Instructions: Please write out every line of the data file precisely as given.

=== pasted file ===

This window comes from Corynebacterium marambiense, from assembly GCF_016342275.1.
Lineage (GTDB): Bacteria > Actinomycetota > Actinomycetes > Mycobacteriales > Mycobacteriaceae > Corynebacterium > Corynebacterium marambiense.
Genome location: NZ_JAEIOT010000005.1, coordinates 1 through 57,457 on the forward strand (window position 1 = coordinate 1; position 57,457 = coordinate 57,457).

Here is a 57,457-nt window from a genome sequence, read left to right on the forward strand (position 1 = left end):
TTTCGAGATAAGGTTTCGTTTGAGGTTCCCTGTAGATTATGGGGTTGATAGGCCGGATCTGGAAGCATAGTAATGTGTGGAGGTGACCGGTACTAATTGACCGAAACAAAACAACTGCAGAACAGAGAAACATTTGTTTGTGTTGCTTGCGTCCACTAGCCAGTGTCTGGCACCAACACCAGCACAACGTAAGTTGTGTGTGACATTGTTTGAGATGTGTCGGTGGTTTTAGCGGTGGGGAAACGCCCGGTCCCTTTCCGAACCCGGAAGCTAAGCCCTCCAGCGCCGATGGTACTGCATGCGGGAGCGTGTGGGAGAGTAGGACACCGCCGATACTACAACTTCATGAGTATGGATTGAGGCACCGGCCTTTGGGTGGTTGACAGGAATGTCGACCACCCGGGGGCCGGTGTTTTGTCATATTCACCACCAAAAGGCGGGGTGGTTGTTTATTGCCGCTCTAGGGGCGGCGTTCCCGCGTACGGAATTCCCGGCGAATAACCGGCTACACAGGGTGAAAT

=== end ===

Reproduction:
This window comes from Corynebacterium marambiense, from assembly GCF_016342275.1.
Lineage (GTDB): Bacteria > Actinomycetota > Actinomycetes > Mycobacteriales > Mycobacteriaceae > Corynebacterium > Corynebacterium marambiense.
Genome location: NZ_JAEIOT010000005.1, coordinates 1 through 57,457 on the forward strand (window position 1 = coordinate 1; position 57,457 = coordinate 57,457).

Here is a 57,457-nt window from a genome sequence, read left to right on the forward strand (position 1 = left end):
TTTCGAGATAAGGTTTCGTTTGAGGTTCCCTGTAGATTATGGGGTTGATAGGCCGGATCTGGAAGCATAGTAATGTGTGGAGGTGACCGGTACTAATTGACCGAAACAAAACAACTGCAGAACAGAGAAACATTTGTTTGTGTTGCTTGCGTCCACTAGCCAGTGTCTGGCACCAACACCAGCACAACGTAAGTTGTGTGTGACATTGTTTGAGATGTGTCGGTGGTTTTAGCGGTGGGGAAACGCCCGGTCCCTTTCCGAACCCGGAAGCTAAGCCCTCCAGCGCCGATGGTACTGCATGCGGGAGCGTGTGGGAGAGTAGGACACCGCCGATACTACAACTTCATGAGTATGGATTGAGGCACCGGCCTTTGGGTGGTTGACAGGAATGTCGACCACCCGGGGGCCGGTGTTTTGTCATATTCACCACCAAAAGGCGGGGTGGTTGTTTATTGCCGCTCTAGGGGCGGCGTTCCCGCGTACGGAATTCCCGGCGAATAACCGGCTACACAGGGTGAAAT